If you’ve seen the recent Avengers movie, you have some idea of how The Big-Brained Superheroes Club got started. First, recollect just a few of the challenges that Nick Fury faced when trying to get his band of brainy heroes to trade contretemps for cooperation. Now, throw in a few unconvincing lectures by a crackly voiced, brown-haired girl about how “we’re all in this together.” Finally, add a considerable number of math worksheets, some reading exercises, and a bit of homemade play dough, and you have the essence of our weekly after school homework help sessions.
OK, maybe that’s hyperbole. But it’s an analogy based in today’s pop culture…What did you expect? A
Lord of the Flies Survivor reference? We’re better than that.
If you’re familiar with Who we are, then you know that one of the top priorities for our after school program is “fostering a collegial atmosphere,” and you know the reason we feel that’s important is that stress has been shown to inhibit learning, and there’s a lot of stress involved in interpersonal conflict, etcetera, etcetera, whatever, just re-watch The Avengers and you’ll get the idea. ”That’s great,” you say, “but what does all that have to do with superheroes? And superpowers—what’s with those?”. Well, just unclench for a second, exercise your Sense of Adventure and Persistence superpowers, and we’ll get there.
Because superheroes have superpowers.
OK, then. Why Superpowers?
Easy. Superpowers are manifestly cool.
A couple of us were sitting in the movie theater watching (SPOILER ALERT!) the recent Avengers movie wondering what made Captain America cool. Was it his spangly outfit? Was it his snazzy shield? Not really. Not to us. What made Captain America cool to us was when, at the end of the movie, he used his Leadership and Teamwork superpowers to inspire the Avengers to make optimal use of their own individual superpowers. To that end, he gave general suggestions rather than specific orders. And he modeled rather than simply dictated the behaviors that he wanted to see. That’s what made him cool. Captain America’s shield and spangly outfit were simply technologies with which he exercised his Leadership and Teamwork superpowers. Or, at least, that’s what we saw.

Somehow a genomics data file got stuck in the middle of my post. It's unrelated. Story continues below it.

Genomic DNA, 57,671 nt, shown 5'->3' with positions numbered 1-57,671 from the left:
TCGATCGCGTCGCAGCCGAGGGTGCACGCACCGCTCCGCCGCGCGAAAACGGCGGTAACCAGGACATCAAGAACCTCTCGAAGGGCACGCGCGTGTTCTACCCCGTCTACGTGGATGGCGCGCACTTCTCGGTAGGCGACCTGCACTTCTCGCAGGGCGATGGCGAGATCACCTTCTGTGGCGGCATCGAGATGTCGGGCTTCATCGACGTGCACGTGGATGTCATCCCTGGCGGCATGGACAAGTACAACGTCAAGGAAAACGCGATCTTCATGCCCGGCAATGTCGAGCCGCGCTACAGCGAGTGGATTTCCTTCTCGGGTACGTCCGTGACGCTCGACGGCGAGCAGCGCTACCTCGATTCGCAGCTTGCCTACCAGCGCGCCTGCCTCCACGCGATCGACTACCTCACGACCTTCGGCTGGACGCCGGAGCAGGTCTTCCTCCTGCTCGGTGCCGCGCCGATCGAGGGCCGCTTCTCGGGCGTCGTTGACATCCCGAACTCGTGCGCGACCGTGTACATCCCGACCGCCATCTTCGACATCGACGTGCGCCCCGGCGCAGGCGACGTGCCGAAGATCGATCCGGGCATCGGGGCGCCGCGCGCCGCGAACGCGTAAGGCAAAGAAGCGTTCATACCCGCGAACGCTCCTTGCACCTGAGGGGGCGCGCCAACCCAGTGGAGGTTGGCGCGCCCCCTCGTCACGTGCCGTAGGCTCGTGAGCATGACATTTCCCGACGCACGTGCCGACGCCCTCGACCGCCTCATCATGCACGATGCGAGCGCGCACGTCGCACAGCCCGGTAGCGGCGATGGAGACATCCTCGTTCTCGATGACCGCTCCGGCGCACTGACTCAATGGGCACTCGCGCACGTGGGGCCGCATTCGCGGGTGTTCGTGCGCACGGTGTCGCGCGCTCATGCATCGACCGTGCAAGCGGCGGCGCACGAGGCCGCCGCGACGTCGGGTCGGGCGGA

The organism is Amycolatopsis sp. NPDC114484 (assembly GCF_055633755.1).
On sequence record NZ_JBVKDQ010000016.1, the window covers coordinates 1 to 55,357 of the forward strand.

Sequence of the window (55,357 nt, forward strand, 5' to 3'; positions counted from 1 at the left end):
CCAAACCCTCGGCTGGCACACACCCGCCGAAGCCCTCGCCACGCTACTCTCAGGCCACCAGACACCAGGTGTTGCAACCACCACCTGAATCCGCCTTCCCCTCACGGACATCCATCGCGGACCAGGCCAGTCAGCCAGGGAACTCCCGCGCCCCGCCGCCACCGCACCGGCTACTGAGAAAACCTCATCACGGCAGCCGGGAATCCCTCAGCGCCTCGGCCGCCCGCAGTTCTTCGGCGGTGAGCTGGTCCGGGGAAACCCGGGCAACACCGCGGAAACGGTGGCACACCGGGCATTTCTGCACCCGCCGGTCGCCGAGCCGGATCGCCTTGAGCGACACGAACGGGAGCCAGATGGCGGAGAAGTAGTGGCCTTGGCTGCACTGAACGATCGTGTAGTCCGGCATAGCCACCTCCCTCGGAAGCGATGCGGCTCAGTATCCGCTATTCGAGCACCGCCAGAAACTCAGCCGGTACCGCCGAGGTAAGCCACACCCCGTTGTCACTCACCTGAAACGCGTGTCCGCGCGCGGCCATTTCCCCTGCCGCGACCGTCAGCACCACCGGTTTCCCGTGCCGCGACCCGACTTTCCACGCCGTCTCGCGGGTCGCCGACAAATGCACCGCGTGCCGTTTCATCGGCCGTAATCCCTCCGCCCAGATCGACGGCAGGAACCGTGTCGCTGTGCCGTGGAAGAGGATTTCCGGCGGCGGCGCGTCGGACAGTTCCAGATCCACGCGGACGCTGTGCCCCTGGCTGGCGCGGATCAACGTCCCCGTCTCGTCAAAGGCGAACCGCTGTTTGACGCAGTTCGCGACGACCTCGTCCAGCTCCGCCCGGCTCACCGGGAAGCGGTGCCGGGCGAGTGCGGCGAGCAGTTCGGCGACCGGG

But beyond the coolness factor, the superpowers metaphor serves a valuable function. Like other metaphors, It helps us see the otherwise unseen. If we flip the standard comic book concept of superpowers upside down and abnormalize the “normal”, we can more easily become aware of, clearly define, and maybe eventually taxonomize the behaviors that we otherwise take for granted on a daily basis. (Shout-out to all the sci-fi nerds rolling their eyes that we’re like a textbook with arms right now…yes, we know you know this, but you’re special.) If our Leadership and Teamwork superpowers start to become as apparent to us as shields and spangly outfits, then we are more likely to pick them up and use them in our most stressful moments. And, at the end of the day, isn’t that what education is about? Giving us the power to defeat supervillains?